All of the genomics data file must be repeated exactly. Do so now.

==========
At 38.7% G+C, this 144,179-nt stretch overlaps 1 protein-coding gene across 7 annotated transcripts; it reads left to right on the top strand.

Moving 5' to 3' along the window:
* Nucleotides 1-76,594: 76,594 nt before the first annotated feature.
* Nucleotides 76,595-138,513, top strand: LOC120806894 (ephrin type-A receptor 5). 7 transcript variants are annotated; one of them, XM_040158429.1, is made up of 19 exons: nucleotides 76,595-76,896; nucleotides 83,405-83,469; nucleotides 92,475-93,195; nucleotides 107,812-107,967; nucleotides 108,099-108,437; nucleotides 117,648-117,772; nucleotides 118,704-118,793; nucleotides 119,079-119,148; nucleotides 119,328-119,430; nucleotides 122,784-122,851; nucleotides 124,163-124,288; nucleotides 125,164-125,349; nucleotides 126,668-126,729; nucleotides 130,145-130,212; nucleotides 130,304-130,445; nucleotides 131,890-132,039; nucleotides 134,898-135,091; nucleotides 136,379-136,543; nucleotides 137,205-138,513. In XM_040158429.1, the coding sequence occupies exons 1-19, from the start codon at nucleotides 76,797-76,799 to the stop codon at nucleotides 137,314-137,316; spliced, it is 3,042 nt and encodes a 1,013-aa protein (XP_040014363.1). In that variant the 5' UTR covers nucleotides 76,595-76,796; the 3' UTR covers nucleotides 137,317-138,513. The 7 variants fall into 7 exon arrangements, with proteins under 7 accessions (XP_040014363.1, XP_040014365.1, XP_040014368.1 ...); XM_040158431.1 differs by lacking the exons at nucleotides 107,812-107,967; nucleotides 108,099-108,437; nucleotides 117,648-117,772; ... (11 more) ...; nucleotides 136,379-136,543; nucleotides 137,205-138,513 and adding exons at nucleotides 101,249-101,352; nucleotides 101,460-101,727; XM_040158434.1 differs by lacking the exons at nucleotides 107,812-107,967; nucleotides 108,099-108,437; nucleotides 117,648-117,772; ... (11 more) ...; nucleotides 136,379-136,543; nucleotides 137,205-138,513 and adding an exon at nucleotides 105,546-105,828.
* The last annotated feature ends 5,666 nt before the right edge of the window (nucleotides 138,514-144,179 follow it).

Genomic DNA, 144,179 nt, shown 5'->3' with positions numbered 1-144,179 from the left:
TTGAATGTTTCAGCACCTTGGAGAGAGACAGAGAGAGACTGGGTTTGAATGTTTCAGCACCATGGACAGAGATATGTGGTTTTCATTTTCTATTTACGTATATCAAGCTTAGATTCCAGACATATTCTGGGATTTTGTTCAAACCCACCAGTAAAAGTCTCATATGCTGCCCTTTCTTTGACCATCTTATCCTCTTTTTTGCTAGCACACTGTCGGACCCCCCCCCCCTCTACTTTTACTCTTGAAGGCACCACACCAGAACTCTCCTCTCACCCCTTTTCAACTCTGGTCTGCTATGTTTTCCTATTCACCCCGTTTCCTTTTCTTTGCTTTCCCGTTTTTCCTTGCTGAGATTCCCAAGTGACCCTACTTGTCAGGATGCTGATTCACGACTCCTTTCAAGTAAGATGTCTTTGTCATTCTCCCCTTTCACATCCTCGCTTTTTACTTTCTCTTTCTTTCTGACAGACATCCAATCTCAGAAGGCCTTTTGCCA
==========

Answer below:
At 38.7% G+C, this 144,179-nt stretch overlaps 1 protein-coding gene across 7 annotated transcripts; it reads left to right on the top strand.

Moving 5' to 3' along the window:
* Nucleotides 1-76,594: 76,594 nt before the first annotated feature.
* Nucleotides 76,595-138,513, top strand: LOC120806894 (ephrin type-A receptor 5). 7 transcript variants are annotated; one of them, XM_040158429.1, is made up of 19 exons: nucleotides 76,595-76,896; nucleotides 83,405-83,469; nucleotides 92,475-93,195; nucleotides 107,812-107,967; nucleotides 108,099-108,437; nucleotides 117,648-117,772; nucleotides 118,704-118,793; nucleotides 119,079-119,148; nucleotides 119,328-119,430; nucleotides 122,784-122,851; nucleotides 124,163-124,288; nucleotides 125,164-125,349; nucleotides 126,668-126,729; nucleotides 130,145-130,212; nucleotides 130,304-130,445; nucleotides 131,890-132,039; nucleotides 134,898-135,091; nucleotides 136,379-136,543; nucleotides 137,205-138,513. In XM_040158429.1, the coding sequence occupies exons 1-19, from the start codon at nucleotides 76,797-76,799 to the stop codon at nucleotides 137,314-137,316; spliced, it is 3,042 nt and encodes a 1,013-aa protein (XP_040014363.1). In that variant the 5' UTR covers nucleotides 76,595-76,796; the 3' UTR covers nucleotides 137,317-138,513. The 7 variants fall into 7 exon arrangements, with proteins under 7 accessions (XP_040014363.1, XP_040014365.1, XP_040014368.1 ...); XM_040158431.1 differs by lacking the exons at nucleotides 107,812-107,967; nucleotides 108,099-108,437; nucleotides 117,648-117,772; ... (11 more) ...; nucleotides 136,379-136,543; nucleotides 137,205-138,513 and adding exons at nucleotides 101,249-101,352; nucleotides 101,460-101,727; XM_040158434.1 differs by lacking the exons at nucleotides 107,812-107,967; nucleotides 108,099-108,437; nucleotides 117,648-117,772; ... (11 more) ...; nucleotides 136,379-136,543; nucleotides 137,205-138,513 and adding an exon at nucleotides 105,546-105,828.
* The last annotated feature ends 5,666 nt before the right edge of the window (nucleotides 138,514-144,179 follow it).

Genomic DNA, 144,179 nt, shown 5'->3' with positions numbered 1-144,179 from the left:
TTGAATGTTTCAGCACCTTGGAGAGAGACAGAGAGAGACTGGGTTTGAATGTTTCAGCACCATGGACAGAGATATGTGGTTTTCATTTTCTATTTACGTATATCAAGCTTAGATTCCAGACATATTCTGGGATTTTGTTCAAACCCACCAGTAAAAGTCTCATATGCTGCCCTTTCTTTGACCATCTTATCCTCTTTTTTGCTAGCACACTGTCGGACCCCCCCCCCCTCTACTTTTACTCTTGAAGGCACCACACCAGAACTCTCCTCTCACCCCTTTTCAACTCTGGTCTGCTATGTTTTCCTATTCACCCCGTTTCCTTTTCTTTGCTTTCCCGTTTTTCCTTGCTGAGATTCCCAAGTGACCCTACTTGTCAGGATGCTGATTCACGACTCCTTTCAAGTAAGATGTCTTTGTCATTCTCCCCTTTCACATCCTCGCTTTTTACTTTCTCTTTCTTTCTGACAGACATCCAATCTCAGAAGGCCTTTTGCCA